Pop Culture

America's Original Black Comic Superhero 'Panther' Returns

  • Playlist
  • Download
  • Embed
    <iframe src="http://www.npr.org/player/embed/134532769/134532758" width="100%" height="290" frameborder="0" scrolling="no" title="NPR embedded audio player">
  • Transcript

Forty years after he first appeared, the first black superhero in mainstream American comics is back. "The Black Panther" is the star of a new animated series. The 12-part series, which features a young African prince who doubles as a powerful superhero, is collaboration between Marvel Knights Animation and cable network, BET. Co-creator of "The Black Panther" series, filmmaker Reginald Hudlin, talks to host Michel Martin about character's revival and the significance of a black superhero to comic book fans.


Now, mention the words Black Panther and you might think of the black empowerment group that was active in the late '60s and '70s. But before the political group, Black Panther was the first black superhero in mainstream American comics. Now more than 40 years later, the superhero is back in a new animated TV and DVD series based on the original comic.

The 12-episode series is a partnership between Marvel Knights Animation and the cable network BET. It is inspired by a graphic novel written by filmmaker and former president of entertainment for BET Networks, Reginald Hudlin. And Reginald Hudlin is with us now from our studios at NPR West.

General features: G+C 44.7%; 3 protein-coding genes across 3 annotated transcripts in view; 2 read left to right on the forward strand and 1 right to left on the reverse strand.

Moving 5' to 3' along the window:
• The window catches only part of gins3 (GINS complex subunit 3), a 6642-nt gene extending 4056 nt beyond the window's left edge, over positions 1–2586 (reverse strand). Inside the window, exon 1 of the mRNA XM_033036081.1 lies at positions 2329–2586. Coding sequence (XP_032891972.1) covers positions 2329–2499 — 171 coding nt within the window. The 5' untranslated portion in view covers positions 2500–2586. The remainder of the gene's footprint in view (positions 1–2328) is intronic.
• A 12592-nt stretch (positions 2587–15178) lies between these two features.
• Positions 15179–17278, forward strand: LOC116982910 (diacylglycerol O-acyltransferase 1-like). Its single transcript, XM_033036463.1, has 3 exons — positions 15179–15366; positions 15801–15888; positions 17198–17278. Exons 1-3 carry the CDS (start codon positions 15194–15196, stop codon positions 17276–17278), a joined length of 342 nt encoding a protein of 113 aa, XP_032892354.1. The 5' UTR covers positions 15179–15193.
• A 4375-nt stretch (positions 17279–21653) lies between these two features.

Welcome back. Thanks so much for joining us once again.

Mr. REGINALD HUDLIN (Filmmaker): Thank you. Glad to be here.

MARTIN: Now, you're too young to have been a devotee of the original Black Panther, I think. So how did you get interested in it?

Mr. HUDLIN: That is not true. My older brother would bring home copies. He would not let me touch them unless I washed my hands first. But I grew up reading "Fantastic 4" 52, which was the debut of the Black Panther.

MARTIN: OK. So you did know about it from childhood. So what made you want to do this new version of the series?

Mr. HUDLIN: Well, the amazing thing about the Black Panther, first of all, the Black Panther comic book and the Black Panther Party for Self-Defense, debuted in the same year, in 1966. So you had these brothers in Oakland and these two Jewish guys in New York who have the same brilliant idea at the same time, which is Black Panther is a very cool name.

(Soundbite of laughter)


Mr. HUDLIN: And the Black Panther superhero is a perfect idea. He's an African king who's also a superhero. He has this technologically advanced country that is completely independent. He's wealthy, he's intelligent, he's brave and strong. He's as perfect a creation as Superman or Batman or any of the, you know, great comic book characters.

MARTIN: Can I just ask - I think what I'm wondering is, did you always have this idea rattling around in your head that this was something you wanted to do something with at some point? Or was there a eureka moment for you that made you think, yes, now is the time?